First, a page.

18-year-old Alaa Massri said that she was arrested at a Black Lives Matter protest in Miami when her hijab was forcibly removed from her head for a booking photo, and she was forced to stay without it for several more hours.
According to Massri’s lawyer Khurrum Wahid, his client had been taken to the Miami-Dade Turner Guilford Knight Correctional Center where she was asked to remove her hijab for a booking photograph.
When she told the officers that the hijab was a part of her religious beliefs and that she did not wish to be photographed without it, it was forcibly removed from her head. She was then forced to stay without her hijab for around seven hours.
Photo Credit: CAIR on TV
According to Wahid, Massri's booking photo, in which she isn’t wearing her hijab, was distributed to several news outlets and began circulating on social media.
“The damage from that cannot be undone. That photograph is out there forever. This was a humiliating experience for her. Not just the arrest, but that her religious rights were violated,” Wahid told CNN.
“They consciously took away her rights,” he added.
Massri launched a Change.org petition a week ago, which read in part: This "completely disrespect(ed) her way of life. They consciously took away her rights to be a woman practicing Islam and spread an image she never thought would be out in the world."
Photo Credit: CAIR on TV
The petition asks that all charges against Massri to be dropped, her mug shot to be "taken down," and the officers involved be investigated.
A Miami-Dade County Department of Corrections and Rehabilitation spokesperson told WSVN: "Arrestees who claim or appear to be of a particular faith are allowed to keep their head covering once it has been searched for contraband and the booking photograph has been taken. We are committed to ensuring that individuals' faith-based beliefs and practices are respected and will review this incident to ensure compliance with our policies and this commitment."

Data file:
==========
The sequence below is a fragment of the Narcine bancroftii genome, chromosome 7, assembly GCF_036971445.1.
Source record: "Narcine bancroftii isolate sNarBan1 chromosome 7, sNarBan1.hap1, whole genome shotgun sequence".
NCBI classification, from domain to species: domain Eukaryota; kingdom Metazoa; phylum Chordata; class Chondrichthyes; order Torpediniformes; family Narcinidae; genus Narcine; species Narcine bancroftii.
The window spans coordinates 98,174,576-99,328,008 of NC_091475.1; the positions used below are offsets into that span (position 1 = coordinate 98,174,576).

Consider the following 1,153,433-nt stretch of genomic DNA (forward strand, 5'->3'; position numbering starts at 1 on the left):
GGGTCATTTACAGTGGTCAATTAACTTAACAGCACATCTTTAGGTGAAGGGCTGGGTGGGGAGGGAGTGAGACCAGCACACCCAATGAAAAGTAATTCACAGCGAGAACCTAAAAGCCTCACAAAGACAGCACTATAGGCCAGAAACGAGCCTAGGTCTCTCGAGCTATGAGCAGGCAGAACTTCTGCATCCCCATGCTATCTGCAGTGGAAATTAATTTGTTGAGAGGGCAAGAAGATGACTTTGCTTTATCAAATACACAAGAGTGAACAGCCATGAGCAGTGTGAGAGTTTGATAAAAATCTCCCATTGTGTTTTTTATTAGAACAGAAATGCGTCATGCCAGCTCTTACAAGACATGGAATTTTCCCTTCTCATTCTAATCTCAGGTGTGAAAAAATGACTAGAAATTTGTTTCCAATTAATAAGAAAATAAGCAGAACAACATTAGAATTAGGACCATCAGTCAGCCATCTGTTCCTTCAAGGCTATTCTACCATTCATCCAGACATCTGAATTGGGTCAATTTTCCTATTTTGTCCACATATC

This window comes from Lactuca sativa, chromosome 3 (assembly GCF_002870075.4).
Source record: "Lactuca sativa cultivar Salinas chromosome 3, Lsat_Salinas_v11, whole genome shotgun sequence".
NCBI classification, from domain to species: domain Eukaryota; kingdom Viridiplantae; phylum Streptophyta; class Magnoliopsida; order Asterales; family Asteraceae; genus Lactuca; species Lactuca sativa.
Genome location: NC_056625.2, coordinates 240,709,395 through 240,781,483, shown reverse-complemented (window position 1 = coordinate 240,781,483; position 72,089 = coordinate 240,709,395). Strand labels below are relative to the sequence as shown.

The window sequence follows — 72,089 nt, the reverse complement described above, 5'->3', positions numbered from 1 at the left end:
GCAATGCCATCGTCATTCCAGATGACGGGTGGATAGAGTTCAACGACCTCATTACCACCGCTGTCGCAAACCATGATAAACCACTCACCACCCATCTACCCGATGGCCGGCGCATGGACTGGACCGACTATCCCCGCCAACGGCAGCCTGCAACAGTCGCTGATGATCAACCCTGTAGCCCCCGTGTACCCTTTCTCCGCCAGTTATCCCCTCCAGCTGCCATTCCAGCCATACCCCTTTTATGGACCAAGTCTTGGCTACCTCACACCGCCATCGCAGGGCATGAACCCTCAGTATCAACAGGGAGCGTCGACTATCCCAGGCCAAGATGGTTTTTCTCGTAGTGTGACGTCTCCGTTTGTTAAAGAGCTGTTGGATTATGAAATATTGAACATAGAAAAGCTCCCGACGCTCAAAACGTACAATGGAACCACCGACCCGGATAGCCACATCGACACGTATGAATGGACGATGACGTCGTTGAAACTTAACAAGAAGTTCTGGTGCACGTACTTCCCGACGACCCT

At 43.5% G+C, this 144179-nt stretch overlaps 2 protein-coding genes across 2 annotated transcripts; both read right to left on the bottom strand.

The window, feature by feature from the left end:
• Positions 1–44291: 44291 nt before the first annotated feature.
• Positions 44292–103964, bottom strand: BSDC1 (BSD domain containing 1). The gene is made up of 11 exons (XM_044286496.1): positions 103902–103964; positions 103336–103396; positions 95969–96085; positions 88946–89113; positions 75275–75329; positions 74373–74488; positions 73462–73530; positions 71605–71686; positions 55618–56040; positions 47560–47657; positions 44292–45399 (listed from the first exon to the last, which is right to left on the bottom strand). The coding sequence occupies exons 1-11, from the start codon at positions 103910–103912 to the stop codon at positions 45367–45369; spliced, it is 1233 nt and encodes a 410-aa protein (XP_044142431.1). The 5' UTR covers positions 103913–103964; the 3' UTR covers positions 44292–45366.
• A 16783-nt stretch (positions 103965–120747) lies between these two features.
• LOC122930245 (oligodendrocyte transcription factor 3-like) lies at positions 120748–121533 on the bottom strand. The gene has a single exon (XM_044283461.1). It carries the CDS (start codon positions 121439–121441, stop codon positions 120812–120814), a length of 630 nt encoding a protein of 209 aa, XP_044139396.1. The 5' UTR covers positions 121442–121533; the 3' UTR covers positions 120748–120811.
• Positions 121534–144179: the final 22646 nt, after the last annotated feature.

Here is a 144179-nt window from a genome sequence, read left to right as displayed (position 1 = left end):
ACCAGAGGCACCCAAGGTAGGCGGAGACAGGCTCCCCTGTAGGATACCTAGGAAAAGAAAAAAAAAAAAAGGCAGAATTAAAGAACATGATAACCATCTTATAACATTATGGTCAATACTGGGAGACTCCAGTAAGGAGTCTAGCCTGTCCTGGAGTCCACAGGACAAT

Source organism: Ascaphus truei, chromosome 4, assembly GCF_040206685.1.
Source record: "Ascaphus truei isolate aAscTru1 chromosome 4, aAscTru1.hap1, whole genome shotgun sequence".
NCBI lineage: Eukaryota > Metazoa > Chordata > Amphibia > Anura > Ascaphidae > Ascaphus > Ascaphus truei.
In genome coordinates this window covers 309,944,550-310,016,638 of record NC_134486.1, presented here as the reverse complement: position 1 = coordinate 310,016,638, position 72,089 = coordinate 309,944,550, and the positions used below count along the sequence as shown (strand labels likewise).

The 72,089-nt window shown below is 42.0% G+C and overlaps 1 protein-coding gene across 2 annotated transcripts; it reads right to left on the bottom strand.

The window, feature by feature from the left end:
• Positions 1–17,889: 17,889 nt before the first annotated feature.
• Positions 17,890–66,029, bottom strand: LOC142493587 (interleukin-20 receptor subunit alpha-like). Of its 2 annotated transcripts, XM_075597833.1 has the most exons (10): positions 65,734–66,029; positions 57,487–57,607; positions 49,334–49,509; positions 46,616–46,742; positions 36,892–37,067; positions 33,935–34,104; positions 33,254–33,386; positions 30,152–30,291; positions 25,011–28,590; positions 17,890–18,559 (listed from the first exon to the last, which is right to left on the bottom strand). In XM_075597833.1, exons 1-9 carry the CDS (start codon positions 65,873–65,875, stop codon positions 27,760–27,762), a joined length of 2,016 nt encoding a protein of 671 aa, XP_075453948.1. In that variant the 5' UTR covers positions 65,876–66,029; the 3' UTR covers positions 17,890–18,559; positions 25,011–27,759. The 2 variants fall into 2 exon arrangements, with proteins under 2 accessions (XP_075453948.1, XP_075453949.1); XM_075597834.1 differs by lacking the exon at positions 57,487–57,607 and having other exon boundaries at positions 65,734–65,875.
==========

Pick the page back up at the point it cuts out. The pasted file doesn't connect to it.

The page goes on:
However, Wahid maintained: "They should have allowed her to keep her hijab on. They can easily do a search in a private room with a same-sex officer. There is absolutely no reason not to give her back her hijab after the search or there to be a booking photo without her hijab on. Either the officers ignored the policy in place or the policy is simply not strong enough."
Photo Credit: Facebook/Alaa Massri
Omar Saleh, a lawyer for the Council of American-Islamic Relations (CAIR), commented on Massri’s case: "The arrest which results in the removal of a hijab during booking and prolonged removal of the hijab is a legal issue and severe violation, not just of the 1st and 14th Amendment, but also the Religious Land Use and Institutionalized Persons Act. Forcing a woman to remove her hijab causes humiliation, mental anguish and distress."
Massri was released on $5,000 bond.